More and more I have become convinced that in gardening, as in life, it is the quiet achievers, which survive (indeed, flourish) in less-than-perfect environments that deserve the accolades, rather than the showy divas that demand perfect conditions and give up the ghost when they don't get them. We can seem to spend a lot of time (usually in vain) trying to please these temperamental types, whilst too often, 'quiet achiever' plants are taken for granted. 'They fill a gap', people will say, somewhat patronisingly and disparagingly. This week, I'd like to laud a couple of these plants and give them some time in the spotlight. I've recently been taking cuttings of them, so I can put them in other places in the garden to fill difficult spots.
Amongst the plant versions of quiet achievers, the genus Plectranthus has a host of suitable contenders. I wrote a blog a number of years ago about these very undemanding shrubby perennials that can grow in very ordinary soil and will flower well in dry shade, and they remain one of my favourite genera. Generally speaking, they bloom in late summer and autumn (for example, Plectranthus ecklonii, pictured at left), but there are a couple that seem to have a longer flowering period, giving them even extra value in the garden. They just uncomplainingly get on with filling challenging spots in the garden, bring welcome flowers and never cause any trouble! All they need is an occasional pruning and some general-purpose fertiliser when you are doing the rest of the garden.
One very old favourite is the South African Plectranthus saccatus (ht 1m), a low-growing shrub with jacaranda-blue, pouched blooms, which are larger than most other Plectranthus, appearing from December through to May. It has pretty, scalloped-edged leaves. It is an almost indestructible plant in the most inhospitable conditions of dry shade where it will form ribbons of colour as its cane-like stems scramble through other plants, or even climb up fences. It can be grown almost as a shrubby groundcover - or else clipped to a rounded shape. It grows well with cane and shrub Begonia plants, which also flower well in shade. It looks very effective grown with gold- or lime-coloured leaves, such as golden Duranta or with greenish-yellow flowers, such as those of Justicia brandegeeana 'Lutea'.
Another excellent South African Plectranthus that I have been growing in recent times, from a cutting from a friend, is Plectranthus zuluensis. This grows into a cushiony shrub about 1.5 m in height. It has bold, striking plumes of pale blue-mauve flowers that appear most of the year, with a brief respite in winter and early spring. The blooms have a resemblance to the flowers of Plectranthus ecklonii, pictured earlier in the blog. Plectranthus zuluensis will flourish in sun or shade and copes well with dryness. Mine grows with a free-flowering, dwarf pink Justicia carnea nearby; I am planting cuttings in other spots now that I have discovered what an accommodating plant it is!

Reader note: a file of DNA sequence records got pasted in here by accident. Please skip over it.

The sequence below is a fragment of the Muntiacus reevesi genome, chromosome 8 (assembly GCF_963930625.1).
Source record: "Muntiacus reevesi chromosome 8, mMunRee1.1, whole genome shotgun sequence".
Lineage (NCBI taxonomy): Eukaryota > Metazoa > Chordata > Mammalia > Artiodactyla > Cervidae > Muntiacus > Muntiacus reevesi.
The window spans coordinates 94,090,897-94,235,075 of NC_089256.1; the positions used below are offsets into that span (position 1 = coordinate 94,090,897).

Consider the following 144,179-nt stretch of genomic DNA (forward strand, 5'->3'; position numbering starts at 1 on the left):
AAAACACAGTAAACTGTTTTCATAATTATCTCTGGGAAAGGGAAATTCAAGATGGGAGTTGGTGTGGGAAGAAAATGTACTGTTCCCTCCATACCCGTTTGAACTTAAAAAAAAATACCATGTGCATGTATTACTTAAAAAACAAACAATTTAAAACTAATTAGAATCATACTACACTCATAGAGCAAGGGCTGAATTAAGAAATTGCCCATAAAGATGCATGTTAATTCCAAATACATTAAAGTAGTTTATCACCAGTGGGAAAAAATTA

Another very tolerant Plectranthus is a native Australian species, the name of which is something of a mystery: it seems likely that it could be P. parviflorus, P. graveolens or P. suaveolens. I refer to it as Plectranthus parviflorus but am happy to be corrected! These plants are apparently hard to tell apart by non-botanists! Mine was given to me by a friend as being one of the toughest plants she had ever grown. It gets to about 40 cm tall and forms a mound. It will grow in either full sun or full shade, plus in any moisture position ranging from a completely dry spot to a bog! It has aromatic, hairy leaves and seems to be covered in dainty spires of blue flowers basically all year round. At the moment, I am enjoying seeing its haze of lovely blooms juxtaposed with the lime-green bracts of Euphorbia corallioides in a shaded part of my garden. Elsewhere in the garden, it consorts prettily with a lilac-pink Pentas throughout summer and autumn. There is a lovely form with white-variegated leaves that is sold as P. parviflorus 'Blue Spires' (pictured at the start of the blog), which is similarly as forbearing of a range of conditions as the green-leaved version. The plants look good in a native Australian-style garden, a woodland area, a flowery border or a hanging basket. What a plant!
Another native Australian species is Plectranthus argentatus, one of my all-time favourite plants. It adds dainty spires of tiny autumn flowers in lilac calyces to the year-round beauty of its large plush-velvet leaves. It grows about 1m tall and tends to sprawl sideways a fair bit. It is one of the few silver-leafed plants to enjoy shade, including dry shade. It can form a broad pool of silver, which enhances any neighbouring leaves or flowers, but it looks particularly beautiful in association with white flowers, such as Japanese windflowers, cane and shrub Begonia plants, and Hydrangea.
All Plectranthus need to be replaced by new cuttings every so often as they get a bit straggly after a few years. They are easily propagated in spring or autumn.
18 Oct 20
Although my garden is semi-tropical in nature now, I still have some vestiges from my cottage garden days!
11 Oct 20
Consider training a shrub into a small tree.
04 Oct 20
October is iris time in Sydney gardens: the best are the tall bearded irises and Louisiana irises.
One crowded hour
27 Sep 20
Much can be achieved in regular short stints in the garden.
20 Sep 20
We may not be able to grow massed displays of tulips in our climate, but try some of these South African corms instead.